🇺🇸 Philosophy in Quarantine

San Jose, California:

How do you pass time?

I don’t pass time, time passes me. Every single moment at my desk in the dark blurs into some stock gif, every single song turns into a broken record. Days and nights wane away under the passing screens of Reddit, Discord, and Youtube. But those precious moments in which I seem to own my time, those don’t really “pass” per se, they’ve stayed with me. I seek out song birds, little yellow finches, and loud blue jays, and hippity black-eyed juncos, and even the occasional woodpecker drumming away. I watch as they tweet away perched on redwood trees, and wash themselves in shallow puddles. The times I’ve creeped over dead leaves to get a closer view of some avian beauty plucking a worm from the ground. The very different moments, where I scribbled with a worn down pencil on coffee stained paper, trying to put all my thoughts into aphorisms before they slip from my mind. Or maybe the days spent digging up lost treasures from the depths of my closet, finding memories further away, back and back into the past. I freeze these moments, place them into some icy preservative chamber, and wait for a day when I can revive them, looking back on them fondly when this too passes. 

Do you have any advice for others?

We used to dream of being in an interesting time. My friends and I often imagined what it would be like to be in the trenches of World War II, sailing into the new world with some explorer (that wasn’t Columbus because he was awful), or looking forward to being upon a rocket ship venturing out into great space. 

2020 is very interesting, and the consensus of Gen Z is that we hate it. The fires, the pandemic, the riots, and then fires again….it seems like a tirade of Biblical plagues. Even though the outside world is interesting, most of us are confined to our humble abodes. Life seems more banal than ever, and except for daily existential crises, nothing of note seems to happen to the individual. Wake up, digital school, digital homework, digital conversations, bed, wake up. We are almost modern incarnates of Sisyphus.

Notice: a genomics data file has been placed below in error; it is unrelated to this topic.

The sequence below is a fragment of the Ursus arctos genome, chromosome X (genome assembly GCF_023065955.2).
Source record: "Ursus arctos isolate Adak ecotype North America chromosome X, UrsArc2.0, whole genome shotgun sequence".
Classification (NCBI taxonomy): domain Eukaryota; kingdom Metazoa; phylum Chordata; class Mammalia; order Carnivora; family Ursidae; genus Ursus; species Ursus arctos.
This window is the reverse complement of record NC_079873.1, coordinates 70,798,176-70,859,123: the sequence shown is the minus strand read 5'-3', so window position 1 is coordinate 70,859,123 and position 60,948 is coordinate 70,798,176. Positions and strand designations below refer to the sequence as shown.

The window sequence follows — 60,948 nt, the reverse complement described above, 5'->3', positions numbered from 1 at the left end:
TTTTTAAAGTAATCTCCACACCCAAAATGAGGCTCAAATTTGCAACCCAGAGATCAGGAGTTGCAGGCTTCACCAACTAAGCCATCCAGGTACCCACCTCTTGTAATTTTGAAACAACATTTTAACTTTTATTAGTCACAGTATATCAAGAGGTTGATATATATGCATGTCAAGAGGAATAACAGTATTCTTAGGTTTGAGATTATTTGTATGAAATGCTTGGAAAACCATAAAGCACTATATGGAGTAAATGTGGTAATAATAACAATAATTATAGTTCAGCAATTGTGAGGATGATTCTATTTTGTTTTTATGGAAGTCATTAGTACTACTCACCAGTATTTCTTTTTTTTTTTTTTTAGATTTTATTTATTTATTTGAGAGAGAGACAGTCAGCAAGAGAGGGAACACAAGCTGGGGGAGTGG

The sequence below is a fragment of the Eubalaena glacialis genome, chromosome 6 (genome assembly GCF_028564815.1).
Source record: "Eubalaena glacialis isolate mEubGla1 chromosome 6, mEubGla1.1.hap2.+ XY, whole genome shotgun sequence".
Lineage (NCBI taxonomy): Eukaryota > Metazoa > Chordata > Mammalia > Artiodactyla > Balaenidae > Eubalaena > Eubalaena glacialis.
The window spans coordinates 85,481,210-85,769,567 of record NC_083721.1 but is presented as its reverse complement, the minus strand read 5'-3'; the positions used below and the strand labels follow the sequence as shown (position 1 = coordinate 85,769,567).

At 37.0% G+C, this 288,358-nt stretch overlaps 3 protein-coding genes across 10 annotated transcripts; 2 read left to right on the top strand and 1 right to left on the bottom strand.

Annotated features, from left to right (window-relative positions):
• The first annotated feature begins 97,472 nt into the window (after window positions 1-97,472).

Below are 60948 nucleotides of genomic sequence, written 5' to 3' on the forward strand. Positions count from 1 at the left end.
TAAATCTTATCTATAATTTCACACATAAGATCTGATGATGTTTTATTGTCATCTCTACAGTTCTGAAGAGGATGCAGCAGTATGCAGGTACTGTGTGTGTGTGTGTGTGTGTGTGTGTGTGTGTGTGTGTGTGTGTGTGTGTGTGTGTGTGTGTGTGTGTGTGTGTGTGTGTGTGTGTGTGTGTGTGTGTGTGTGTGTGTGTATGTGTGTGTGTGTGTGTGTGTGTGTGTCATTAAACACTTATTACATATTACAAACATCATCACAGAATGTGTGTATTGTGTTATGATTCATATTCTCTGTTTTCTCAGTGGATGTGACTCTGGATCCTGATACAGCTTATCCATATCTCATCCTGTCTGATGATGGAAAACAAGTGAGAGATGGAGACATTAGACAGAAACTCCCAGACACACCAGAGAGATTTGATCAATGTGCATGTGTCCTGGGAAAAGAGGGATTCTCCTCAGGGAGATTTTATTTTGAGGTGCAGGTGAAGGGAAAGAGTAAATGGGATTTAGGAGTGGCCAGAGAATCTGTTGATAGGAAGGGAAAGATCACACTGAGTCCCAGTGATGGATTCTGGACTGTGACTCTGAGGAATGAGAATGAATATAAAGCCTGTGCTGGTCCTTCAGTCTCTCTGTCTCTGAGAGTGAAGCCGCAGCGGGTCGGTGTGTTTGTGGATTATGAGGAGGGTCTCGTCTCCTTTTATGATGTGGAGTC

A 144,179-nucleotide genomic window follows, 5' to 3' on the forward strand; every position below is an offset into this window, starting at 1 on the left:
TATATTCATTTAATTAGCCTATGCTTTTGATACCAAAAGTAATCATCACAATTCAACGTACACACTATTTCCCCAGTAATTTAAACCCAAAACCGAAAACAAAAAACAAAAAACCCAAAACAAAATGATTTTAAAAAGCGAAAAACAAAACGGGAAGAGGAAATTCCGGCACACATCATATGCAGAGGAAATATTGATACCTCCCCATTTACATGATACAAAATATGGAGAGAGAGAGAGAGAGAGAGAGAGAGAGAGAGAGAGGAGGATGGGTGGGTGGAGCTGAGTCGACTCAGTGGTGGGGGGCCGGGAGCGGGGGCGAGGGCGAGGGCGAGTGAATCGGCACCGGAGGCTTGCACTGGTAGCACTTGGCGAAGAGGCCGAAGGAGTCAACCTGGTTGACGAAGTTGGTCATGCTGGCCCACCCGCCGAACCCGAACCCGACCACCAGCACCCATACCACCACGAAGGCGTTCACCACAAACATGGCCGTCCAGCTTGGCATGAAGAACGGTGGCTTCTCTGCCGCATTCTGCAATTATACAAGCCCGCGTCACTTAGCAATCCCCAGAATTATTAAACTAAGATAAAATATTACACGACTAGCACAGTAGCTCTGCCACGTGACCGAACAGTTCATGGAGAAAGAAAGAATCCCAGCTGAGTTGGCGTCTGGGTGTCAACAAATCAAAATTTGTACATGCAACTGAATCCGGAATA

Albert Camus, a philosopher often appealing to high schoolers because of his edgy demeanor and rebel attitude, famously said “We must imagine Sisphyus happy” in his essay The Myth of Sisyphus. He believes we must learn to embrace the conflict between our desire for meaning and life’s vacillation between meaningless banality and chaos. 

However, like many philosophers, he does not really give a step by step program on how to do this and become an “absurd hero.” Thus, I am going to attempt to give my best advice on how to deal with the doldrums of our current world. 

First, enjoy your extra time, you are never going to have it again. If you are a high schooler like me, you are likely going to go to college, get a 9-5 job, work for 40 years, retire to Florida, die, and have an overpriced funeral. Time is ticking. So learn some trivia, or how to juggle or whatever other tricks you can show off at cocktail parties. Don’t spend all your time on Youtube or Instagram or Reddit or however else you like to waste your time. If you struggle with managing your time, set twenty-minute timers for breaks, or write out a daily to-do list. Succeeding in little goals will result in an increase in meaning and likely happiness in your life.

Second, look around at your surroundings. Again time is ticking, I’m hopefully leaving for college next year, you may be too. Explore your childhood neighborhood, walk up random roads you’ve never been on, admire how the dew shines as it clings to plant stalks, maybe even climb that tree that has always looked so inviting. This will a) reduce the total amount of ergonomic damage that comes from working at a computer and b) add some scene changes into your life.    

Third, seek out community. There are two possibilities for the people in your lives. Either they will be in your life after this ends, or they will not. If the former is the case, you drift apart if you don’t frequently call or Zoom or write letters or however else you communicate. If the latter is the case, whether those people moved on from you or they are dead, you will regret not engaging with them while you can. I know that interaction feels emptier when a screen divides you, but you can still have a connection through laughing at awful Tiktoks or communist memes.

To conclude, we don’t want to live in these times, but we don’t have a choice. The choice we do have is whether to let our lifeblood drain away while binging our 17th show on Netflix or to rise to the challenge of redeeming our restricted lives.

Sophia G.

4 September 2020

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